It is widely postulated that systemic inflammation related to lung infections is largely caused by cytokine translocation from the lungs into the systemic circulation but there is a paucity of animal models to evaluate this hypothesis. In this proof-of-concept study, we developed a murine model to determine whether interleukin (IL)-6, a primary inflammatory cytokine, translocates following airway exposure to endotoxin. We collected central venous blood from the right atrium and arterial blood from the aorta simultaneously at 4 h and 24 h following intratracheal exposure to endotoxin (25 mg) and measured IL-6 in the serum and broncho-alveolar lavage (BAL) fluid (n = 33 mice). We repeated the experiment following 3 d of treatment with dexamethasone (n = 31 mice). Without stimulation, there was no significant arteriovenous gradient (3 pg/ml with interquartile range [IQR] of 3-5 pg/ml in arterial versus 18 pg/ml with IQR of 8-24 pg/ml in venous serum; P = 0.86). A significant arteriovenous difference was observed by 4 h post-exposure to endotoxin (2813 pg/ml with IQR of 1578-4316 pg/ml in arterial versus 1282 pg/ml with IQR of 778-2699 pg/ml in venous serum; P<0.0001). The rise in the BAL IL-6 levels correlated with the increases in the arterial serum levels (P<0.0001). Administration of intraperitoneal dexamethasone for 3 d attenuated the increased arteriovenous gradient. This murine model facilitates the estimation of cytokine translocation across the lungs and evaluation of compounds to modulate this gradient.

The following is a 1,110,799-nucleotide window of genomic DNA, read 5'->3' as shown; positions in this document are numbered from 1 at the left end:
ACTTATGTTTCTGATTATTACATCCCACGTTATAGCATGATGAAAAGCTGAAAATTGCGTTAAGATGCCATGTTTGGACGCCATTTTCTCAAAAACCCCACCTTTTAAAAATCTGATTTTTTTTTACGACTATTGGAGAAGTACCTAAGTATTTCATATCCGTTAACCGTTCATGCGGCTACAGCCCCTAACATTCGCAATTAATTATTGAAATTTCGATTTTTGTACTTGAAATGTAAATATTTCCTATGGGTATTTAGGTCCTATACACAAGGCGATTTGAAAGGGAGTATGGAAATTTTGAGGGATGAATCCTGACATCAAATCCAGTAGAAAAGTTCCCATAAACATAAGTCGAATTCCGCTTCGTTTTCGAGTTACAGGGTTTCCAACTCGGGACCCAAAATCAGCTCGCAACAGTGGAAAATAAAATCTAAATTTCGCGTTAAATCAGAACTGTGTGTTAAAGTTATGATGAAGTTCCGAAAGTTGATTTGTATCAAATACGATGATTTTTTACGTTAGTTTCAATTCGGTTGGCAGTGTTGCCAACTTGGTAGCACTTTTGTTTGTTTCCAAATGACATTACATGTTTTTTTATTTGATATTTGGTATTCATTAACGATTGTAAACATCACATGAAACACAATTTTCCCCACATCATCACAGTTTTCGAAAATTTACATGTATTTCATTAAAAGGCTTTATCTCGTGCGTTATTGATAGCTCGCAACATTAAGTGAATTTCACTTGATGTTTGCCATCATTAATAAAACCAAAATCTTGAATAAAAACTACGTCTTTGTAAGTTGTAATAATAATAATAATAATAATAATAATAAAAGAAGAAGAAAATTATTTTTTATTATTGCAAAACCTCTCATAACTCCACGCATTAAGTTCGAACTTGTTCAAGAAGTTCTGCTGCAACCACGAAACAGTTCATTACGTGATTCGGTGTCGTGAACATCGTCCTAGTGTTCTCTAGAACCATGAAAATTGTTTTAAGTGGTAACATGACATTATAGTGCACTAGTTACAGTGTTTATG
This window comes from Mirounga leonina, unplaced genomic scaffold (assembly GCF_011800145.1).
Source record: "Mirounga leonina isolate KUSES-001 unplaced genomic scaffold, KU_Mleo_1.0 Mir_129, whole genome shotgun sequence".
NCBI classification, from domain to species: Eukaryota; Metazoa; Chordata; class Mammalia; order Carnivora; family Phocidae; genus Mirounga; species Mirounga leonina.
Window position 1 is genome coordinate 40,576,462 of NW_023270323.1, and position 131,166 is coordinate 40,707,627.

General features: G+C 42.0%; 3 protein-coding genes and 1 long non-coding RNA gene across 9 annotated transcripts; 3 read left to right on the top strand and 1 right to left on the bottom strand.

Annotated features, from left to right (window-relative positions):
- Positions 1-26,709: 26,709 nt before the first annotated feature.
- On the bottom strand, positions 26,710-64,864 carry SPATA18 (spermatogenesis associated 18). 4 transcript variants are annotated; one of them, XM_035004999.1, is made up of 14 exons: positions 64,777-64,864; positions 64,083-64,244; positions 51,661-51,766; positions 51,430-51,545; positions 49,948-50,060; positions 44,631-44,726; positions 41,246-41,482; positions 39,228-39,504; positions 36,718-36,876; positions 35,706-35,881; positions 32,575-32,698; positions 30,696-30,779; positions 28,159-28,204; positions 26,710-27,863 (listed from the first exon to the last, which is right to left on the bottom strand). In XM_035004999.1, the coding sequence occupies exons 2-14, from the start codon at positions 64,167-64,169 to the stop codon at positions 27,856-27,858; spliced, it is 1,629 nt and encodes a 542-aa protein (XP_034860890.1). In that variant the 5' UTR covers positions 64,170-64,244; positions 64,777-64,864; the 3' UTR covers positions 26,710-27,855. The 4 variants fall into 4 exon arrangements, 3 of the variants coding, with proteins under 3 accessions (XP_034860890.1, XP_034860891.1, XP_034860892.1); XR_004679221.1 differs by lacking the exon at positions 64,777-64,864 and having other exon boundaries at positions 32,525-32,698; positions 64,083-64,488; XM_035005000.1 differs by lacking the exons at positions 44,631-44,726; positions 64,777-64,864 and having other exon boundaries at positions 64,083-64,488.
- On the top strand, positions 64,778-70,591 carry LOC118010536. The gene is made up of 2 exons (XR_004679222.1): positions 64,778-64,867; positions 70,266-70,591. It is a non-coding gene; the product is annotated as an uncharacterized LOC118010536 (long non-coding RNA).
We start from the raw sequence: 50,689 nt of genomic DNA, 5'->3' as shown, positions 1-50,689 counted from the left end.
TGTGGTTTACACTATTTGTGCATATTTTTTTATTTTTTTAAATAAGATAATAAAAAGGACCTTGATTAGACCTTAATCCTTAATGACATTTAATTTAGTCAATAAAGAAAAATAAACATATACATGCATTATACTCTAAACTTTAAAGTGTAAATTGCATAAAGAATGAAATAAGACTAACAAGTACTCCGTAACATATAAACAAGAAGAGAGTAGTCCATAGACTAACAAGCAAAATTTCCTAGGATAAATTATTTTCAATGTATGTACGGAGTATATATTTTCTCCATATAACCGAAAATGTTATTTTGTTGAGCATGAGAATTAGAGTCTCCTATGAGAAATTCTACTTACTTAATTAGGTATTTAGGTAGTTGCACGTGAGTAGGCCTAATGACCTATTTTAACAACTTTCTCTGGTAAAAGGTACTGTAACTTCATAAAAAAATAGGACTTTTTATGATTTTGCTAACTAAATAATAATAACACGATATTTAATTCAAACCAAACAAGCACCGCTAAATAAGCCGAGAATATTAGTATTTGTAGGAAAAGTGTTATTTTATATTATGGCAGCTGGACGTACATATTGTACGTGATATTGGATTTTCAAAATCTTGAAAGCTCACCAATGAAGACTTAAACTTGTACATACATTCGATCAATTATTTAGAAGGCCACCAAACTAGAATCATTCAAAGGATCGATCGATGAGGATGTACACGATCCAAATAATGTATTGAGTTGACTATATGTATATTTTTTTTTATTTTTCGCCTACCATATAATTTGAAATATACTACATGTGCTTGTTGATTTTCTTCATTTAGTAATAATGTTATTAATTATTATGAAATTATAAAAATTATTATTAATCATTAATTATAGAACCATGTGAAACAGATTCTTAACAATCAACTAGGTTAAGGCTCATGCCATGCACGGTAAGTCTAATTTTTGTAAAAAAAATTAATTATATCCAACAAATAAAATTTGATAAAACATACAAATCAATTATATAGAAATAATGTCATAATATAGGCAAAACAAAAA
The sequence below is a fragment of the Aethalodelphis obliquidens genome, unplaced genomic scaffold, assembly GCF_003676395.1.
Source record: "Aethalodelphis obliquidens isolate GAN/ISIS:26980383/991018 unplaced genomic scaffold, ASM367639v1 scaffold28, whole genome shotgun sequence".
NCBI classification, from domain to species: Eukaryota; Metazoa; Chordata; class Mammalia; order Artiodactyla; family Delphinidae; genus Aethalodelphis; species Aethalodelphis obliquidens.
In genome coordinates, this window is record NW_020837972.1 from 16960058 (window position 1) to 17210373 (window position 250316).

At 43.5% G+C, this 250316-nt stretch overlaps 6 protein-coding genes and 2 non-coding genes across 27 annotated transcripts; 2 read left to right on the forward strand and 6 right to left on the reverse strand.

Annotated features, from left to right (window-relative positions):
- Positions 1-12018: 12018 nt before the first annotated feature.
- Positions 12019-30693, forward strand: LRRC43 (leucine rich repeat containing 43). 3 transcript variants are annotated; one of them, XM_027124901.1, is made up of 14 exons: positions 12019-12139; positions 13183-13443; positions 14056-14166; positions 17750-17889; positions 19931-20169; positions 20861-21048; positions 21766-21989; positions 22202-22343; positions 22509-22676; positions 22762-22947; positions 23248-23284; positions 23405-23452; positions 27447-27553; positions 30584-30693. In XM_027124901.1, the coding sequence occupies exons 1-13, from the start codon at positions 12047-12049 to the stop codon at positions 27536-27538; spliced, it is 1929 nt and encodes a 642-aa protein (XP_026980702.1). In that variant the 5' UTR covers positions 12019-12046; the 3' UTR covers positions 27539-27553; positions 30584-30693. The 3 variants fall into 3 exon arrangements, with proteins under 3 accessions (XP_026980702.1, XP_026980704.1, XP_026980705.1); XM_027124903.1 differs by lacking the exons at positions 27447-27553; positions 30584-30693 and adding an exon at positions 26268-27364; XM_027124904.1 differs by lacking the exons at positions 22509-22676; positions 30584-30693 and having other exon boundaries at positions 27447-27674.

All Science Journal Classification (ASJC) codes
- Molecular Biology
- Cell Biology
- Infectious Diseases